Many capital markets firms have been asking themselves the following: “How confident is my expense management team in the accuracy and validation of trade expense costs when paying vendor invoices?” – or – “Have we compared trade execution fees across vendors for optimal pricing?”
These questions stem from not only the on-going demands of financial regulations but also from the CFO’s office in terms of improving audit and control and optimizing the costs of vendor relationships.
The push for improved efficiency in expense and vendor invoice reconciliation processes is being driven by the higher volume of trades which requires a more automated trade expense and vendor invoice validation process. Many capital markets firms have hundreds of contractual relationships with multiple vendors such as exchanges and broker-dealers -each trading desk at these firms oftentimes has its own individual contract. These contracts can have completely different pricing for the same service. The daunting task of ensuring invoices are reconciled and paid in a timely manner leaves many firms with a “finger in the wind” decision-making process using manual reconciliation methods. The constant flow of incoming bills, the task of manual reconciliation and the pressure of paying invoices becomes prohibitively expensive, time consuming and increases the chance of error resulting in overpaying fees.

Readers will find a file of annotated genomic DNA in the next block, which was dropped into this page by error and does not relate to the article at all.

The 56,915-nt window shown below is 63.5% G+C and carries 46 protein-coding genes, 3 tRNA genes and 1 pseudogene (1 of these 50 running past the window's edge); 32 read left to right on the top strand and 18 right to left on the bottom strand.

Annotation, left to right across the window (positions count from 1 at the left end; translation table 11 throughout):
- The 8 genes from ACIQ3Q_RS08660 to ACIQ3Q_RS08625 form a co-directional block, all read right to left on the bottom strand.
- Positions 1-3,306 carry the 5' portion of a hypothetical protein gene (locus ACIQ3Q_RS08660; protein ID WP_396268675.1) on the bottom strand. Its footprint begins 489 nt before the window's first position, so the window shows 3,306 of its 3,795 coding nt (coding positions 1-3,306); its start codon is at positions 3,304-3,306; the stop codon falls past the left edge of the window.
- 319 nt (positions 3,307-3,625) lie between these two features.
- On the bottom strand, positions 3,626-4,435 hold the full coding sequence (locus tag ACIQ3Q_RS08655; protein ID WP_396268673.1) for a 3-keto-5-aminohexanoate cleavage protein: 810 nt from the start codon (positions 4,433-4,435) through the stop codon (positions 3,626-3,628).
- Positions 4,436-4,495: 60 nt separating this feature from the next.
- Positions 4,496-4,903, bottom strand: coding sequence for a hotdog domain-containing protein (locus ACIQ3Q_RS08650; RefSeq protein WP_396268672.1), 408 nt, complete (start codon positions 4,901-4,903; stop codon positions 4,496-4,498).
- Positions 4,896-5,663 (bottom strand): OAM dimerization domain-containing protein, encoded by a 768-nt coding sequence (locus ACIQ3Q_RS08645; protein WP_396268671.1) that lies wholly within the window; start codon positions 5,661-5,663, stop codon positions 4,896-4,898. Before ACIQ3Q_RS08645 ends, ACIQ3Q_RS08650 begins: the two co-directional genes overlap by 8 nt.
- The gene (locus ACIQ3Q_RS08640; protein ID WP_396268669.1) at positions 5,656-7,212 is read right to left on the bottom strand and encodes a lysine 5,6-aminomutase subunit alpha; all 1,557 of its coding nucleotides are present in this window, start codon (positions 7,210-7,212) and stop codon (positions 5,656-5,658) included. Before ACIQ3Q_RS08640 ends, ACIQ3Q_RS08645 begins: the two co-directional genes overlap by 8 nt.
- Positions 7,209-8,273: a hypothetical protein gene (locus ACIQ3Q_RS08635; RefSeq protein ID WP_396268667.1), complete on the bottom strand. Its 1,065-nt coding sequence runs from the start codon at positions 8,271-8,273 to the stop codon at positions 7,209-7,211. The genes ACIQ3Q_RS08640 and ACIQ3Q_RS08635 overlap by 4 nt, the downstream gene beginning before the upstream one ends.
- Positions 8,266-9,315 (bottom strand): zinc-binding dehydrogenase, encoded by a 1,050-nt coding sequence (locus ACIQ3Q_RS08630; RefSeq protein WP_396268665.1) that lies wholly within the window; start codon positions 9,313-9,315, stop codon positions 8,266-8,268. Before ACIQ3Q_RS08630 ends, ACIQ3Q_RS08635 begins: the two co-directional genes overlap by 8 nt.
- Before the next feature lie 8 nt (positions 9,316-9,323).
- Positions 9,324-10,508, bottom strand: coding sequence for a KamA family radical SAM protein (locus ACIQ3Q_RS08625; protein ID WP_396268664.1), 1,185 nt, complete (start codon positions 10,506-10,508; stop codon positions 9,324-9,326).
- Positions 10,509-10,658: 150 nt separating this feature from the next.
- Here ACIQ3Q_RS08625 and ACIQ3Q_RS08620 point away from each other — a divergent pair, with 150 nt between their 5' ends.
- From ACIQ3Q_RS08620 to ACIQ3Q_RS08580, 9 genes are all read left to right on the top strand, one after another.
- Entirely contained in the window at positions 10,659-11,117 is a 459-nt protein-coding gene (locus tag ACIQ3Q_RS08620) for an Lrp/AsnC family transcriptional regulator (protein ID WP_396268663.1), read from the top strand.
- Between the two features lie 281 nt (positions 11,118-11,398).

A fundamental shift is taking place within the industry to streamline the manual process of validation and reconciliation of vendor contracts and invoices. For the first time, the capital markets community is gaining valuable intelligence on not only the accuracy of trade execution expenses, but also on the efficiency of vendor pricing. Many firms are pursuing new software systems to facilitate better data management and transparency, as well as forecast future costs using “what if” scenarios, enabling firms to negotiate optimized fee contracts with vendors.
The growing challenge of automating the trade execution expense management process must be addressed sooner rather than later – otherwise, firms will continue to make potentially expensive errors that can equate to hundreds of thousands of dollars in avoidable overpayments.